ALL THE THINGS YOU SAID
To everyone who posted comments to my blog since mid-January, I have not been ignoring you. I just discovered that when I turned on the "Moderate Comments" function in blogger, it switched me over to having to approve every post anyone made--and I had never received any notice that they existed and were waiting for me.
So, to Willie, Chynna, Girl Jamie, Jim from Scotland, Jimmy D., 1031, Jamie M., Denny, Travis, Jewellie, B. Schatz, Greg, Chris T., Mason, Jason Arnett, Ian, Staple!, Mumps, Craigery, and the anonymous Ernest Hemingway quoter--my apologies! It really was a pleasant surprise to discover all these people were reading, and particularly shocking to find all the comments about my Christina Aguilera post were nice. I expected to get shit for that.
Travis: No, I don't hate We Are Scientists, but I haven't listened to it since I happened to have it as my soundtrack. I was trying it out, and thought it was okay...but it's never called me back, despite the Salinger title.
Jewellie: Duh, of course I remember you. E-mail sometime.
Greg: The Gold Experience really was a step up for the Purple One, wasn't it? But if I recall, Come was a record company thing and not a real album. I never actually bought it. And the "symbol" album would have been better without Kirstie Allie!
Anonymous: Shakira put out two albums last year, one in Spanish and one in English. Both are actually very good.
Jason asks: "Word-for-word, literal translations are impossible aren't they? So when something like this that's so vivid is translated, how much of it is really the original writer and how much is the translators slightly changing things around? What are your thoughts on this?" That's a tough one. When I do it, I am merely trying to capture what the original writer intended, finding the appropriate American idiom to fit. As a rewriter only, though, and not the translator, there is a barrier where I have to rely on someone else to deliver the nuance. For big prose projects like the ones referenced in the original post, it is much trickier and I am not sure where some credit lies. If you can find it, The New Yorker ran an article on November 7, 2005, called "The Translation Wars," about the debates over translating, with Dostoevsky as the main focus, and it's fascinating how for years his work was colored a certain way by the nature of the main translator. (I looked for it online and could not find it.)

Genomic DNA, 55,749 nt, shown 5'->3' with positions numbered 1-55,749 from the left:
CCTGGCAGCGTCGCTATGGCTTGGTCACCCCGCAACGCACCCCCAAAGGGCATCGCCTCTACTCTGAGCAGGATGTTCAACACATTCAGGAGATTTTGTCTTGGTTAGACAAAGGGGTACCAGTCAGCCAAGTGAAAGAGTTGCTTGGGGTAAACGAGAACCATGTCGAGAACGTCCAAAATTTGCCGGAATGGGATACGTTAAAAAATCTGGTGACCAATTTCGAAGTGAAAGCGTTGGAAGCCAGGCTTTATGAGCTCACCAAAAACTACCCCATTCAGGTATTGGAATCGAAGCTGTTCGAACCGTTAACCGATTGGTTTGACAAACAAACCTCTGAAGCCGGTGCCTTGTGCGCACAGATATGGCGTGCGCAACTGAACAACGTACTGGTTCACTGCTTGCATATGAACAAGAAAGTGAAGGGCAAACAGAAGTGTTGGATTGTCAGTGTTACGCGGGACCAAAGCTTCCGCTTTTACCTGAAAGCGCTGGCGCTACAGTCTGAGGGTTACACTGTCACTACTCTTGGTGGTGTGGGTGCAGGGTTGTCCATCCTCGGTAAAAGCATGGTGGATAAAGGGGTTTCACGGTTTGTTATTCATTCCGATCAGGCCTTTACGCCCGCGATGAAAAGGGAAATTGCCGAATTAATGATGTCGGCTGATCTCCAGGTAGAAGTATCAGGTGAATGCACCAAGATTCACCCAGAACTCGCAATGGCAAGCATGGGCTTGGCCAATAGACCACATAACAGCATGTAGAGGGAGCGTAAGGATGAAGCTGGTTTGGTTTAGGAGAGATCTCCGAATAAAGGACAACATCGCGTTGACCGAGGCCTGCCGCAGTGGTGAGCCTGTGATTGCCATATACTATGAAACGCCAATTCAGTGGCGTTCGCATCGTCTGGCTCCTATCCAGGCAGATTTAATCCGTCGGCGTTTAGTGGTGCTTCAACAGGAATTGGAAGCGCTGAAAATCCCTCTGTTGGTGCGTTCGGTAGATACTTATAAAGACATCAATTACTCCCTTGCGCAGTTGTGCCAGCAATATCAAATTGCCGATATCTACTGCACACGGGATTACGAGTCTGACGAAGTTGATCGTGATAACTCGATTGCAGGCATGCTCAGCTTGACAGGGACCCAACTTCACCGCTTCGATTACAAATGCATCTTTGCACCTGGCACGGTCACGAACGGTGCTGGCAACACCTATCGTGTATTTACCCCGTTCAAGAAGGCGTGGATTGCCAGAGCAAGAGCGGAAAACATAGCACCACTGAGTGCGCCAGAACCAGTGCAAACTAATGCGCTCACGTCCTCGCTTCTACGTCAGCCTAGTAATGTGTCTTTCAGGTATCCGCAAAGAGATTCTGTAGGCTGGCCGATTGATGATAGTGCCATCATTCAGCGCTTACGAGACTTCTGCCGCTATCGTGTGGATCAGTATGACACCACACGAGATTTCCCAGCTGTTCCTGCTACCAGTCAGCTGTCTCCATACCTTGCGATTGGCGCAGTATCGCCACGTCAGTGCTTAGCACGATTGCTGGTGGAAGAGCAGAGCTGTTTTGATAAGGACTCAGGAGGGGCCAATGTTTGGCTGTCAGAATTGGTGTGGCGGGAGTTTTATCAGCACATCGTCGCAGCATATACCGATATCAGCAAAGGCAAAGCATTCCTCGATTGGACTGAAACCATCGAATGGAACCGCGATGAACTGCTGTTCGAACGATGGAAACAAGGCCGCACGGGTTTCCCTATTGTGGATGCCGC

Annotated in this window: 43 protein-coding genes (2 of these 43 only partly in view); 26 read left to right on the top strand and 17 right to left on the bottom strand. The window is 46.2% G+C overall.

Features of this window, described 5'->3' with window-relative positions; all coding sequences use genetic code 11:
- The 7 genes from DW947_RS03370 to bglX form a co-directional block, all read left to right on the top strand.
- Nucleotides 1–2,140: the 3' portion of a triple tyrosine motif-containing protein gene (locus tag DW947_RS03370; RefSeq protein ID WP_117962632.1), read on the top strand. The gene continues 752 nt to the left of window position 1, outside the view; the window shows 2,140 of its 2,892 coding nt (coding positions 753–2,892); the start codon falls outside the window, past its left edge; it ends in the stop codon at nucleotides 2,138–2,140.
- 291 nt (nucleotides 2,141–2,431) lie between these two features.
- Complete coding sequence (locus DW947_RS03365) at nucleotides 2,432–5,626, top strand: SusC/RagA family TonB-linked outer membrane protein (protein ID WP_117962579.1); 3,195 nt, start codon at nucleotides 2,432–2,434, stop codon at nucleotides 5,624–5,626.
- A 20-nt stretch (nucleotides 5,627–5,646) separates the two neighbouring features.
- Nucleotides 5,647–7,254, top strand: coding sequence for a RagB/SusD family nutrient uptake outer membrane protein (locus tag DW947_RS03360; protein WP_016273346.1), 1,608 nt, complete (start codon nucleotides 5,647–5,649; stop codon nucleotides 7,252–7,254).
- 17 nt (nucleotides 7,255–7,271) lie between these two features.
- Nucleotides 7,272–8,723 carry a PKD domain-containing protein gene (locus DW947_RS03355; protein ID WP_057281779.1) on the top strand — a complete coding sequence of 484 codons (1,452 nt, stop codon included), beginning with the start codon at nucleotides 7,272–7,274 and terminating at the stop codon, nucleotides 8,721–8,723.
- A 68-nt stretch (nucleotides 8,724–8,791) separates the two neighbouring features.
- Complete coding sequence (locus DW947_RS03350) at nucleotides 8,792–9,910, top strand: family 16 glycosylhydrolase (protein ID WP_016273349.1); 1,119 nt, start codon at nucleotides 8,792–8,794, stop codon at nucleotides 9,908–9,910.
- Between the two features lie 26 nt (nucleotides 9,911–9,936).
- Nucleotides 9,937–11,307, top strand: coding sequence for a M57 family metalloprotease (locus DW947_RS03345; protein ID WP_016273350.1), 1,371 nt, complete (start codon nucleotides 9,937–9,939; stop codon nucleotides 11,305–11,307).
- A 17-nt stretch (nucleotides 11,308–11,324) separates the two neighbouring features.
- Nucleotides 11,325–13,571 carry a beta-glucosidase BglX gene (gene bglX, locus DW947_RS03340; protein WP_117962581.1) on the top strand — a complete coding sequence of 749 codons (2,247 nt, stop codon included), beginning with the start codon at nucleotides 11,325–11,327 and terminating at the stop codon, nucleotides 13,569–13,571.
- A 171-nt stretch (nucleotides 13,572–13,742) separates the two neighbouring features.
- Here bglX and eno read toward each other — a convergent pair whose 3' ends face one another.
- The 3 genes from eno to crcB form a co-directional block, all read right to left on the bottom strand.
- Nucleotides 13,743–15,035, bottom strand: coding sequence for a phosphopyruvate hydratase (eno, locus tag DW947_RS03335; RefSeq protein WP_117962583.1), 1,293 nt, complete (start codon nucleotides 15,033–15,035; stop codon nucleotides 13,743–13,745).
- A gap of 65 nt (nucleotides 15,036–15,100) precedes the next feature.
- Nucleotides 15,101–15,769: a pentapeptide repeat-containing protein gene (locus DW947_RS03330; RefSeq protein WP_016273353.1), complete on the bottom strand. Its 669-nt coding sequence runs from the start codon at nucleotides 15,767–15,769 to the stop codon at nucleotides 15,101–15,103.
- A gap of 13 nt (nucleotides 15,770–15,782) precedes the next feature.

Anyway, I've tested the reply function and it's all in working order. I wish I still could figure out how to make the comment section more obvious, but I think we've seen what happens when I start touching things.
Current Soundtrack: Elevody; Morrissey, "At Last I Am Born;" Saint Etienne, "Mr. Donut"
Current Mood: embarassed
[to leave comments, click on the time-stamp below, then scroll down on the new page] – All text (c) 2006 Jamie S. Rich